NIKOLA TESLA, one of the most celebrated electricians America has known, was born in 1857, at Smiljan, Lika,
Servia. He descended from an old and representative family of that country. His father was a a minister of the
Greek church, of high rank, while his mother was a woman of remarkable skill in the construction of looms, churns
and the machinery required in a rural home. Nikola received early education in the public schools of Gospich, when
he was sent to the higher "Real Schule" at Karlstadt, where, after a three years' course, he graduated
in 1873. He devoted himself to experiments in electricity and magnetism, to the chagrin of his father, who had
destined him for the ministry, but giving way to the boy's evident genius he was allowed to continue his studies
in the polytechnic school at Gratz. He inherited a wonderful intuition which enabled him to see through the intricacies
of machinery, and despite his instructor's demonstration that a dynamo could not be operated without commutators
or brushes, began experiments which finally resulted in his rotating field motors. After the study of languages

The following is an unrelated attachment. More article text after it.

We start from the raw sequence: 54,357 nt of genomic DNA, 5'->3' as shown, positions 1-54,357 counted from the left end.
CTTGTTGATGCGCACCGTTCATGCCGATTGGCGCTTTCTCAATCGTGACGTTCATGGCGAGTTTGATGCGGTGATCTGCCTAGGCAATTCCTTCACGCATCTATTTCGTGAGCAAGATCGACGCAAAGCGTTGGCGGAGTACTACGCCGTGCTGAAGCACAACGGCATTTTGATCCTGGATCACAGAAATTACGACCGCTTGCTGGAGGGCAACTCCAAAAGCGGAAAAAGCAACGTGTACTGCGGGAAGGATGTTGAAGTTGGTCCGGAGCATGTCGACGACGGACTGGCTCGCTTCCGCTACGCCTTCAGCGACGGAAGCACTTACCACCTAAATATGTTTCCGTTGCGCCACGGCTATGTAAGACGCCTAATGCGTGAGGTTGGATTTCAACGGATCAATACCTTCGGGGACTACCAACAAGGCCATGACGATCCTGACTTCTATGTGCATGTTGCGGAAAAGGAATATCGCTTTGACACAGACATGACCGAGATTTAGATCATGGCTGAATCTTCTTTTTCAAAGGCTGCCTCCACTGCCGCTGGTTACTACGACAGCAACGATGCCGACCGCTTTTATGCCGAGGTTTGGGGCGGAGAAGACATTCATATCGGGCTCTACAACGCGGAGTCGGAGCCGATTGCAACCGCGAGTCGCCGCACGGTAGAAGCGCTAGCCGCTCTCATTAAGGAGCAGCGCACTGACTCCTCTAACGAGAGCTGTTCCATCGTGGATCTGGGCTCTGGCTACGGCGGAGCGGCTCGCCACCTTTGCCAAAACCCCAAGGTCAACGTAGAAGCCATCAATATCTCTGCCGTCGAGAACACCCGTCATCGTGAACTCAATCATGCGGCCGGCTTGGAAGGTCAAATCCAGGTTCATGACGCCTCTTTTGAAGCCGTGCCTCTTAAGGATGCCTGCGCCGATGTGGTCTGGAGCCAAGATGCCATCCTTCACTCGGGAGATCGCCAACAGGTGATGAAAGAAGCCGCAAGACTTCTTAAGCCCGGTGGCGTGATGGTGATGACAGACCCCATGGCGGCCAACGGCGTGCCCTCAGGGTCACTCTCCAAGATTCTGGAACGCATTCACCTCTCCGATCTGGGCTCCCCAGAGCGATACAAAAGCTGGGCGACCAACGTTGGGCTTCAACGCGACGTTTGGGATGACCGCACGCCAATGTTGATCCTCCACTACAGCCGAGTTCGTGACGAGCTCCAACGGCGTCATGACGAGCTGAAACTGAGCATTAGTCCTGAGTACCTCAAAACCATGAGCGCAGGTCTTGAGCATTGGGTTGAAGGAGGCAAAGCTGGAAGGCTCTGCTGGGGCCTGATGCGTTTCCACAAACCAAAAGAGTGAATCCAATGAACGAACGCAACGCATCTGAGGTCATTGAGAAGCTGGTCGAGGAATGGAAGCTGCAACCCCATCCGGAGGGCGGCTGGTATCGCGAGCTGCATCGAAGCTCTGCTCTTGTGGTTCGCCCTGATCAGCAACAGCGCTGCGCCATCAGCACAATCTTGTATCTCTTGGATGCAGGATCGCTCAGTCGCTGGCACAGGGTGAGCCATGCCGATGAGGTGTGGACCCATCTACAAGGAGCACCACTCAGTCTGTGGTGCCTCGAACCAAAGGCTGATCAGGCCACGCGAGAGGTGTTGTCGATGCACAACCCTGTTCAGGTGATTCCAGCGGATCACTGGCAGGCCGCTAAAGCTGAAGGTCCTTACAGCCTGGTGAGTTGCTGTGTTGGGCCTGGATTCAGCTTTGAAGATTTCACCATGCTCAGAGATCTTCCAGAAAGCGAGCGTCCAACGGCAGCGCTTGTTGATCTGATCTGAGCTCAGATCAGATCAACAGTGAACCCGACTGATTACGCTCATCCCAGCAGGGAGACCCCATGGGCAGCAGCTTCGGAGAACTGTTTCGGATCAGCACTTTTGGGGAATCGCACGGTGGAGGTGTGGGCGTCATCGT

at Prague and Buda Pesth, he became associated with M. Puskas, who had introduced the telephone into Hungary. He
invented several improvements, but being unable to reap the necessary benefit from them, he, in search of a wider
field, went to Paris, where he found employmont with one of the electric lighting companies as electrical engineer.
Soon he set his face westward, and coming to the United States for a time found congenial employment with Thomas
A. Edison. Finding it impossible, overshadowed as he was, to carry out his own ideas he left the Edison works to
join a company formed to place his own inventions on the market. He perfected his rotary field principle, adapting
it to circuits then in operation. It is said of him that some of his proved theories will change the entire electrical
science. It would, in an article of this length, be impossible to explain all that Tesla accomplished for the practical
side of electrical engineering. His discoveries formed the basis of the attempt to utilize the water power of Niagara
Falls. His work ranges far beyond the vast department of polyphase currents and high potential lighting and includes
many inventions in arc lighting, transformers, pyro and thermo magnetic motors, new forms of incandescent lamps,
unipolas dynamos and many others.
A Biographical Record
Of Schuyler County, New York
The S. J. Clarke Publishing Company
New York and Chicago 1903.
Names A to H
Names I to Z
Biographies of the Presidents.
Railway Officials in America 1906
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